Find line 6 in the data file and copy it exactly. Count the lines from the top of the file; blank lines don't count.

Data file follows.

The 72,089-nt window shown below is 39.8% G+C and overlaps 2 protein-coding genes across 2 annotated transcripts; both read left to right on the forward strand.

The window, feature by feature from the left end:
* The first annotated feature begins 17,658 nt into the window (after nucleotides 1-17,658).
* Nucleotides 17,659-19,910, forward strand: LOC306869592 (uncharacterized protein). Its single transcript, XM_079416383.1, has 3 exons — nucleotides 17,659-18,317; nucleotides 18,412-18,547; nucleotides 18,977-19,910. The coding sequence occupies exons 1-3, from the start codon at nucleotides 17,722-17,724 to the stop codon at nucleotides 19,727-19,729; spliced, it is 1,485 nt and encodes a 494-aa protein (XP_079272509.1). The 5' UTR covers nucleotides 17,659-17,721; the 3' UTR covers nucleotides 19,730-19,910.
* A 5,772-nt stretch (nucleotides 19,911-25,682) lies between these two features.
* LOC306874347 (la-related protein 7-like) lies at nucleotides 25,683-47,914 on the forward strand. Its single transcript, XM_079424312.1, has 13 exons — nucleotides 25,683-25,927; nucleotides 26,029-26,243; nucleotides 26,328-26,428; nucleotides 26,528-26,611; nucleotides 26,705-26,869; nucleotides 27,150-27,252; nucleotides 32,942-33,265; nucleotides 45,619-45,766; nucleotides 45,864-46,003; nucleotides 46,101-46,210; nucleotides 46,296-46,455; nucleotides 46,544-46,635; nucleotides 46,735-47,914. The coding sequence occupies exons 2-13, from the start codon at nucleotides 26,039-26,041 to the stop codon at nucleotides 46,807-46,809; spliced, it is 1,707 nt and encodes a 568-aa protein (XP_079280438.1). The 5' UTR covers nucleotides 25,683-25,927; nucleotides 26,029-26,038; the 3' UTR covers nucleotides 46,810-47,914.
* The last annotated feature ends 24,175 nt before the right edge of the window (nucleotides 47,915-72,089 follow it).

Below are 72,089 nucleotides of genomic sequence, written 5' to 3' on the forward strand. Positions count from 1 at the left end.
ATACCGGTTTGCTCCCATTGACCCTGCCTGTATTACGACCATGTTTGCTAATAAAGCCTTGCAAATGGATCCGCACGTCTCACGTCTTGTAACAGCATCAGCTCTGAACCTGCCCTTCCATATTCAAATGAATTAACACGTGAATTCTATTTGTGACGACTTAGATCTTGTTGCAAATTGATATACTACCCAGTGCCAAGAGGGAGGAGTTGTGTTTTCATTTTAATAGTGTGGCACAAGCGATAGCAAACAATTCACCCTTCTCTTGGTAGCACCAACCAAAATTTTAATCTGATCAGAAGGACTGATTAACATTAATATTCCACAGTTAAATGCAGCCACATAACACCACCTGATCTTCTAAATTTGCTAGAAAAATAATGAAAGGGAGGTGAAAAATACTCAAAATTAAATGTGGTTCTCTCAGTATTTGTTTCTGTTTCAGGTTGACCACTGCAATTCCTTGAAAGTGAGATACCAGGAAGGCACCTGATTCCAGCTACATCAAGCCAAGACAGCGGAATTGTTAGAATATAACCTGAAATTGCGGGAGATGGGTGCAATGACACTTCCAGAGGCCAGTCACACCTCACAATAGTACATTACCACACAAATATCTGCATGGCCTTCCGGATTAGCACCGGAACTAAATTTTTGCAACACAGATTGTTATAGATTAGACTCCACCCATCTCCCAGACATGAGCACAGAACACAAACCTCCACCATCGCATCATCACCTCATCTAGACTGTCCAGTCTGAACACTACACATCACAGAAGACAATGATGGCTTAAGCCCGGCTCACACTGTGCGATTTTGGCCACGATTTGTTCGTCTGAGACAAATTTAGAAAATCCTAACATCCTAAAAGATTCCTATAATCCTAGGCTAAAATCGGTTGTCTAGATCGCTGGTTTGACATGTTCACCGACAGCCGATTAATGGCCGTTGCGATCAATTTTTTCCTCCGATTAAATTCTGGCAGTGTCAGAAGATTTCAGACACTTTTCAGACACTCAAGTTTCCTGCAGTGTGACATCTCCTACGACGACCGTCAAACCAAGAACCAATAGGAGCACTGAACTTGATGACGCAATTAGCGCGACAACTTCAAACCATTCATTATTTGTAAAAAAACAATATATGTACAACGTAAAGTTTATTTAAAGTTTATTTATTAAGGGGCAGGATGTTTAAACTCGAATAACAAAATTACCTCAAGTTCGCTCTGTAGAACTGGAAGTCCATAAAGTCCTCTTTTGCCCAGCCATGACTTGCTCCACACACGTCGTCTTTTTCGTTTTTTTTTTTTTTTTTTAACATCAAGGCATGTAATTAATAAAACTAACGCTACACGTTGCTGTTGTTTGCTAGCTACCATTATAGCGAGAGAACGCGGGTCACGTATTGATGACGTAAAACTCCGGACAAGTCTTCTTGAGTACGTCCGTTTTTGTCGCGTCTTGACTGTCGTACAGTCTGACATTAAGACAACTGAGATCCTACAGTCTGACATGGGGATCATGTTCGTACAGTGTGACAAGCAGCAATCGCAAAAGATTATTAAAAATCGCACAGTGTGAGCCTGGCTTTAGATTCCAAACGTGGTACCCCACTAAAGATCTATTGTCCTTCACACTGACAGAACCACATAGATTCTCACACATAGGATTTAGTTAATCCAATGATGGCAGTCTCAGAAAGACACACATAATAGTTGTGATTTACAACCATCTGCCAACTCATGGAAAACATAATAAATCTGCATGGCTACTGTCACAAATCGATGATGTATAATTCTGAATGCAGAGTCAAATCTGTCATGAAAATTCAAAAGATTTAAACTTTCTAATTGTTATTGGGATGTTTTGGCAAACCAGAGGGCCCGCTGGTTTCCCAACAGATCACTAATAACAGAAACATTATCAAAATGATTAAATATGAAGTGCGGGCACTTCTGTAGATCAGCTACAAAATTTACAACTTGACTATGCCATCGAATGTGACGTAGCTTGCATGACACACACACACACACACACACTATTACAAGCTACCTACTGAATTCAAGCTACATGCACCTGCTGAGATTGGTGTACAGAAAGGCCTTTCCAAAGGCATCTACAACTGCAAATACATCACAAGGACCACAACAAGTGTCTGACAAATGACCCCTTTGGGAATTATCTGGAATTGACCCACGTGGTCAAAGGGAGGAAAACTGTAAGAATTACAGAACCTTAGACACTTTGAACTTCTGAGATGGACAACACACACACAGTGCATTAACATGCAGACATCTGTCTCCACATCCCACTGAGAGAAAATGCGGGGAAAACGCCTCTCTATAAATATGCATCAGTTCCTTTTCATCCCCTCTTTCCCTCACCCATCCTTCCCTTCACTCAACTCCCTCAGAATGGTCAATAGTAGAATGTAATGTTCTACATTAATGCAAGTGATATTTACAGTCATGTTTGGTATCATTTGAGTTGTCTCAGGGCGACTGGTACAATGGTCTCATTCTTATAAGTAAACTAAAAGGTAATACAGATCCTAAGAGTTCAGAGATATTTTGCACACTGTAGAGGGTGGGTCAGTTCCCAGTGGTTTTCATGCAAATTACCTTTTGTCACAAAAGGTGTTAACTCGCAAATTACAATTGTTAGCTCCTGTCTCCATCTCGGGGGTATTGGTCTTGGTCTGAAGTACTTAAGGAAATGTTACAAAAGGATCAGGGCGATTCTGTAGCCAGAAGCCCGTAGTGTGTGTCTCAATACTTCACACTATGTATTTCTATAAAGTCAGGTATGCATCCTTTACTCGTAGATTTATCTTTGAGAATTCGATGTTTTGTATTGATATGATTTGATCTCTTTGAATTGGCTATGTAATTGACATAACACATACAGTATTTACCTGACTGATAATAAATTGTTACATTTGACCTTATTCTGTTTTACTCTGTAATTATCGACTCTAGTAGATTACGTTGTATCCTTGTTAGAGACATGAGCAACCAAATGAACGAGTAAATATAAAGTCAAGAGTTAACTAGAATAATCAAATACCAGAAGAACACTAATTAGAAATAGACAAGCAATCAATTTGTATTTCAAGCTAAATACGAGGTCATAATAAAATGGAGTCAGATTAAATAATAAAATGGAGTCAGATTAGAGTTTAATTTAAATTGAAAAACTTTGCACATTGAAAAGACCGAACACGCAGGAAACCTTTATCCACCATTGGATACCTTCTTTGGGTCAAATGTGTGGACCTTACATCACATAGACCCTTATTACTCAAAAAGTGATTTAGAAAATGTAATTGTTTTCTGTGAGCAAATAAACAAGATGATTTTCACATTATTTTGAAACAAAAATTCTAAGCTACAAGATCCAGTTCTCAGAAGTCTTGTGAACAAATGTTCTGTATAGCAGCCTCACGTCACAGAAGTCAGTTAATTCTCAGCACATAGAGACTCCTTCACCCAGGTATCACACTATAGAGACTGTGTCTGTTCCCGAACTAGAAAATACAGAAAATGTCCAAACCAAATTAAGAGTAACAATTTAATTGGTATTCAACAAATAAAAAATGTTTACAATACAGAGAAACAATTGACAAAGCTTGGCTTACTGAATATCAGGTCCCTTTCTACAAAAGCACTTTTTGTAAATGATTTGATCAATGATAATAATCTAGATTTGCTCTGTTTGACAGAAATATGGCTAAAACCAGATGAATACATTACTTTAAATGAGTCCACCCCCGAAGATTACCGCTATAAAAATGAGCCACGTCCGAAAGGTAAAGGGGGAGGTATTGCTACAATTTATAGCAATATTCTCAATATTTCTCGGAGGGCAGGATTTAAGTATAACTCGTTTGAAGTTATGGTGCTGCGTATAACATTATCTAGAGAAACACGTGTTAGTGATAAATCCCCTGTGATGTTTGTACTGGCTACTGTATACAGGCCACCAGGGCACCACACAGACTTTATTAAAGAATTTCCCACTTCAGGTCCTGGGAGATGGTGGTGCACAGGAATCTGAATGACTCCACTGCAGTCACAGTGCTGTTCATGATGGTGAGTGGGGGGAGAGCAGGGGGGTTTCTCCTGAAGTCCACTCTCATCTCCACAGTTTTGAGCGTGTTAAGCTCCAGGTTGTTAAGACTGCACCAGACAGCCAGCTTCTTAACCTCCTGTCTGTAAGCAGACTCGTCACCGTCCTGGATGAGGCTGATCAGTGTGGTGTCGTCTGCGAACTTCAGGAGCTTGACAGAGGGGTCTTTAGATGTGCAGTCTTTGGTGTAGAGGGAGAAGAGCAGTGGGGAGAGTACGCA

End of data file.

* LOC306874347 (la-related protein 7-like) lies at nucleotides 25,683-47,914 on the forward strand. Its single transcript, XM_079424312.1, has 13 exons — nucleotides 25,683-25,927; nucleotides 26,029-26,243; nucleotides 26,328-26,428; nucleotides 26,528-26,611; nucleotides 26,705-26,869; nucleotides 27,150-27,252; nucleotides 32,942-33,265; nucleotides 45,619-45,766; nucleotides 45,864-46,003; nucleotides 46,101-46,210; nucleotides 46,296-46,455; nucleotides 46,544-46,635; nucleotides 46,735-47,914. The coding sequence occupies exons 2-13, from the start codon at nucleotides 26,039-26,041 to the stop codon at nucleotides 46,807-46,809; spliced, it is 1,707 nt and encodes a 568-aa protein (XP_079280438.1). The 5' UTR covers nucleotides 25,683-25,927; nucleotides 26,029-26,038; the 3' UTR covers nucleotides 46,810-47,914.